MUSIC FOR MY LITTLE FRIENDS, by James Galway, Sony Records, $17.98, ages 6-up; www.rcaredseal-rcavictor.com. Sir James Galway, one of the world's finest musicians, certainly understands the powerful effect that music has on children. Galway states, "Throughout my career, I have met, taught and played with thousands of children. Nothing gives me greater joy than being able to touch someone through music." On "Music For My Little Friends," Galway presents some of the most popular, as well as educational, works in the flute repertoire. His hope is that the music will be an inspiration to the young, budding flutist. Sure, the excerpts presented on this recording might serve as a concise collection of beautiful flute music available to the aspiring musician, but it also works as a wonderful introduction to classical music for the ears of young listeners and adults.
Galway is in superb form as he glides effortlessly from Mozart's "Rondo alla Turca" and Saint-Saéns' "The Swan" (The Carnival of the Animals) to Gabriel Fauré's "Pavanne" and "Sicilienne" to Maurice Ravel's "Pièce en forme de habeñera" and even the traditional "Danny Boy."
This 2002 Parents' Choice Recommended CD travels the emotional spectrum from sweet and carefree to playful and pensive. Galway, accompanied by the London Mozart Players and pianist Phillip Moll, has masterfully selected a set of flute-friendly pieces that is sure to please lovers of classical music.
THE VON TRAPP CHILDREN, VOL. 1, by The von Trapp Children, Rattlesby Records, $16, ages 6-up; www.vontrappchildren.com. If the name sounds familiar, you are right. These von Trapp children are the great-grandchildren of Captain von Trapp, father of the famous singing family that inspired the film "The Sound of Music." Now, the von Trapp family has returned to the spotlight with the release of their first CD. Singing an extensive repertoire of music including folk, classical and classic pieces from "The Sound of Music," the children, who range in age from 7 to 14, are becoming known in their own right for their effervescent voices and lovely harmonies. They have been performing live for the last five years, having made numerous television appearances and opening for such acts as George Winston and Peter, Paul and Mary.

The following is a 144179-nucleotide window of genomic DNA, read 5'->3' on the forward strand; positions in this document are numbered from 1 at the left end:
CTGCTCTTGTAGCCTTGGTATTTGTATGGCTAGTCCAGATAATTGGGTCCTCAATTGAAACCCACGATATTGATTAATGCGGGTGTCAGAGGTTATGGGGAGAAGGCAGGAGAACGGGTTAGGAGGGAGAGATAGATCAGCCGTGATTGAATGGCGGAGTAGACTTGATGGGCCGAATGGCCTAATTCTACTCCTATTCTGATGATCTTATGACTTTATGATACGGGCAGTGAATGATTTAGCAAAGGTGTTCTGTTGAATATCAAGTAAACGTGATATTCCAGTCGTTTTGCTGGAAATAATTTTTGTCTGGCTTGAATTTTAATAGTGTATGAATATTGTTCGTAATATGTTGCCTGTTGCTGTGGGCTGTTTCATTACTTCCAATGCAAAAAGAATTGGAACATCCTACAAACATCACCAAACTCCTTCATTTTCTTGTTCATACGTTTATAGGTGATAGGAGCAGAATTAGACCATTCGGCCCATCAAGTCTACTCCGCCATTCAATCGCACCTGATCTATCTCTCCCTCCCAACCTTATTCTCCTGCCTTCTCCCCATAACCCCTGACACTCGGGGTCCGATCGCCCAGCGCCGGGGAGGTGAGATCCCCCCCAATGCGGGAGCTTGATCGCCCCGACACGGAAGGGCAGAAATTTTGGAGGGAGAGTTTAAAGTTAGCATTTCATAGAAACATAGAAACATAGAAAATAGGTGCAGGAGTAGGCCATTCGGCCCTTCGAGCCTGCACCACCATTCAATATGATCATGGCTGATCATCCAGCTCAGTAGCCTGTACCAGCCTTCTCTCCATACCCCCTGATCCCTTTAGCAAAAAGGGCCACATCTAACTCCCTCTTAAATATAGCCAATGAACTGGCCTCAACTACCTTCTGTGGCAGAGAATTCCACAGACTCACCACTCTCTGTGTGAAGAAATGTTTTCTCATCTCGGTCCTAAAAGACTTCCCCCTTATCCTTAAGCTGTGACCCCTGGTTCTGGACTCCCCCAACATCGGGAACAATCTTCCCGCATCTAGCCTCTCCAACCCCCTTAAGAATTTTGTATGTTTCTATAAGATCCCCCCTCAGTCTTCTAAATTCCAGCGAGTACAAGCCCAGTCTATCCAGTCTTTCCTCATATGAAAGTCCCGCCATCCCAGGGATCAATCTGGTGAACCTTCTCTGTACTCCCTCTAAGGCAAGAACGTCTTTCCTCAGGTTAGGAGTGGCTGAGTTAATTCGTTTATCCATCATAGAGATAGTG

The children's four-part harmony is showcased in 17 songs on the album, ranging from classical and traditional folk and sacred to contemporary pop tunes. Titles include "Edelweiss," "Amazing Grace," "Scarborough Fair," "Homeward Bound," "Blue Cheese" (an old camp favorite) and various traditional Austrian songs. Other hightlights include "Wayfaring Stranger," "Dona Nobis," "Children's Prayer" (from Hansel & Gretel), "All The Pretty Little Horses" and, probably my favorite, "Father's Eyes." The family especially likes to perform at benefits, such as the one earlier this year at Ground Zero that aided firefighter and police families. That led to a rebooking at a New York City firefighters picnic on Labor Day. By helping to raise money for others, the children are following in the footsteps of the original family, who collected blankets and other relief supplies during their concerts after the war and sent the items to refugees in Europe. The children's parents, Annie and Stefan, realize that the legacy is important and that their children are connected to something very special. "They've always loved singing, and we feel God has given them this special gift," Stefan said. "If we can give this gift to people and represent the family, we'll let them sing."
Here's hoping they find success, continue to sing and start to work on Volume 2.